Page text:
Spanish / Processional Cross / Late 11th-early 12th centurySpanish
Processional Cross
Late 11th-early 12th century

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Creator Nationality: European; Iberian; Spanish
Creator Name-CRT: Spanish
Title: Processional Cross
View: Full View
Creation Start Date: 1066
Creation End Date: 1133
Creation Date: Late 11th-early 12th century
Object Type: Decorative Arts and Utilitarian Objects
Classification Term: Metalwork-Silver
Materials and Techniques: Silver, partially gilt on wood core, carved gems, jewels
Dimensions: 23 1/4 x 19 in. (59.1 x 48.3 cm)
AMICA Contributor: The Metropolitan Museum of Art
Owner Location: New York, New York, USA
ID Number: 17.190.1406
Credit Line: Gift of J. Pierpont Morgan, 1917

The figure of Christ flanked by the Virgin and Saint John dominates the front of this Spanish processional cross from the Church of San Salvador de Fuentes in the province of Oviedo. Above the large crystal, which once held a relic, an angel swings a censer. At the bottom, Adam rises from his grave-traditionally believed to be the hill of Golgotha, where Christ was crucified. The juxaposition boldly portrays the scriptural passage: "For as in Adam all die, even so in Christ shall all be made alive" (I Corinthians 15:22). The reverse illustrates the Lamb of God surrounded by the beasts that symbolize the authors of the Four Gospels. It also bears a Latin inscription, which translates, "In honor of the Holy Savior: (Sanccia [Sancha] Guidisalvi had me made or made me)." Sanccia, a woman's name, refers to a female donor, but contemporary records do mention women artists working at this time in Spain. Supported by a wooden core, the figural decoration is formed from silver worked in such high relief that all of the figures' heads except Christ's and the Virgin's have broken off.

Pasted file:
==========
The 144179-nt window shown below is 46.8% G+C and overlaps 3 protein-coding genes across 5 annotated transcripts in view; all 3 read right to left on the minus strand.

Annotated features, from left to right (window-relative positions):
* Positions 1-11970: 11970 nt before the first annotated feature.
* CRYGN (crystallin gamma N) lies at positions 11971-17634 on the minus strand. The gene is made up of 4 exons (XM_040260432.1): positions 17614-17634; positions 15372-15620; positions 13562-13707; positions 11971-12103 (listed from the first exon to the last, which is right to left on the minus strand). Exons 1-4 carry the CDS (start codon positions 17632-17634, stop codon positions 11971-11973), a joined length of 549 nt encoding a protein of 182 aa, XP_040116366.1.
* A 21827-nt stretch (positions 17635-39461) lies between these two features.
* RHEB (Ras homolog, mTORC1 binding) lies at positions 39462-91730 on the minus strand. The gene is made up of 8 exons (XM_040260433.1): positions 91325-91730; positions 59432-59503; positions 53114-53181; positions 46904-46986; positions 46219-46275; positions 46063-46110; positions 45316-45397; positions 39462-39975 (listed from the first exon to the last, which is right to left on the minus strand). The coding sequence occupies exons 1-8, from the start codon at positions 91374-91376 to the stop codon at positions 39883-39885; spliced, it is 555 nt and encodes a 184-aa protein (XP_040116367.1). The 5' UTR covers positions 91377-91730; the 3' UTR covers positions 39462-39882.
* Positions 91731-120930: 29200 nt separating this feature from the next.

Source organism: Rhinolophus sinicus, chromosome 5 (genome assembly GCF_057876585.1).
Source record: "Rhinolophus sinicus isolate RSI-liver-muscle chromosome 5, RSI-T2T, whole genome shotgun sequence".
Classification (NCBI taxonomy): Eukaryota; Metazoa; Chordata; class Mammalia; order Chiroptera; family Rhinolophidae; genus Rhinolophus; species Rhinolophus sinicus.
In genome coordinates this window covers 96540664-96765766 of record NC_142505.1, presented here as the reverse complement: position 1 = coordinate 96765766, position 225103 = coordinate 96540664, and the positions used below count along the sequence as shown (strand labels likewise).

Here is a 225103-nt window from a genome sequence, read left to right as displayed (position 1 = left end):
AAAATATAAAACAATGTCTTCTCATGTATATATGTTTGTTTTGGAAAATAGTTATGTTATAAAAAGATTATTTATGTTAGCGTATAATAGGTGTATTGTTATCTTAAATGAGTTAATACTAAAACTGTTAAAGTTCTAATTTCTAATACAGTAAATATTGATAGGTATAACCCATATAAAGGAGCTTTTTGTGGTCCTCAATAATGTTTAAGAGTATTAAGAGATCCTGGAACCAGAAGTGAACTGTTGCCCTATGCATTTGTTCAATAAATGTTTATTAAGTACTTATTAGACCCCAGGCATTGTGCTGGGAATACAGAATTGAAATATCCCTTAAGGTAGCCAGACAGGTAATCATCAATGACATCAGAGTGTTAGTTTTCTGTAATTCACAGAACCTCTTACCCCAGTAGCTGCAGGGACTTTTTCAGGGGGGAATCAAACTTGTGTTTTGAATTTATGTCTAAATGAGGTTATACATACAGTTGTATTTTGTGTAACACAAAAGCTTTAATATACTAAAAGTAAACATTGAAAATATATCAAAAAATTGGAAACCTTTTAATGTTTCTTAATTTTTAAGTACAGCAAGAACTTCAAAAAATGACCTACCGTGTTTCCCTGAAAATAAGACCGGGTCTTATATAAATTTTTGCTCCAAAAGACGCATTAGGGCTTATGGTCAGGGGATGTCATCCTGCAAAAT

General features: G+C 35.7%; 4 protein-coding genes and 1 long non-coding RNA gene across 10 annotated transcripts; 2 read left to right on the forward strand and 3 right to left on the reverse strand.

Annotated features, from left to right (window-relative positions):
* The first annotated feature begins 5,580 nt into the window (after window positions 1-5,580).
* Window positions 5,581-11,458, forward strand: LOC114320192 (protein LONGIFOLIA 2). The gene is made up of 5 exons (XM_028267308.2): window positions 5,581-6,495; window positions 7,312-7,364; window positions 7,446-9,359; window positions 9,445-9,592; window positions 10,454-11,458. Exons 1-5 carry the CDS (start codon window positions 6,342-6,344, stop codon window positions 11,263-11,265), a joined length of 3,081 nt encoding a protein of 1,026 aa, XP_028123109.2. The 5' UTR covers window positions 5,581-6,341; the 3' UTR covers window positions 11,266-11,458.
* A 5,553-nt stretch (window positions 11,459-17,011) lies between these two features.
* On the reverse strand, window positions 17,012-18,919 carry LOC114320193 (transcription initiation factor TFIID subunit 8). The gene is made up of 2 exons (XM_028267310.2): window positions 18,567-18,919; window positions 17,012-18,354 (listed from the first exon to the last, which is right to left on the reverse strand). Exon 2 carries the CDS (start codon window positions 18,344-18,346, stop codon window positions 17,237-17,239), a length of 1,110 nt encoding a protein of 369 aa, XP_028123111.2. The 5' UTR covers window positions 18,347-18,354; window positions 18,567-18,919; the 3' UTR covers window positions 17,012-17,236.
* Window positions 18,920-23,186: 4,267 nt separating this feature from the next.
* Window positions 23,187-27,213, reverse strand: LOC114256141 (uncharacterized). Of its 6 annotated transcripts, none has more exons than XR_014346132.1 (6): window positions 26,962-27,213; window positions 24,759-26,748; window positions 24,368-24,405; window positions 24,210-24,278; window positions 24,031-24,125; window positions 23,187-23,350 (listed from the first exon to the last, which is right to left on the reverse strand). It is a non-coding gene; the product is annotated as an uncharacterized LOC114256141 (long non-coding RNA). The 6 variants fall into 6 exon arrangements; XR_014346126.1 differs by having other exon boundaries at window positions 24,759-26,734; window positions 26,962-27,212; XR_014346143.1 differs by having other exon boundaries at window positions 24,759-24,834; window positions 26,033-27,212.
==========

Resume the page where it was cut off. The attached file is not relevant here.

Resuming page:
AMICA ID: MMA_.17.190.1406
AMICA Library Year: 2000
Media Metadata Rights: Copyright The Metropolitan Museum of Art

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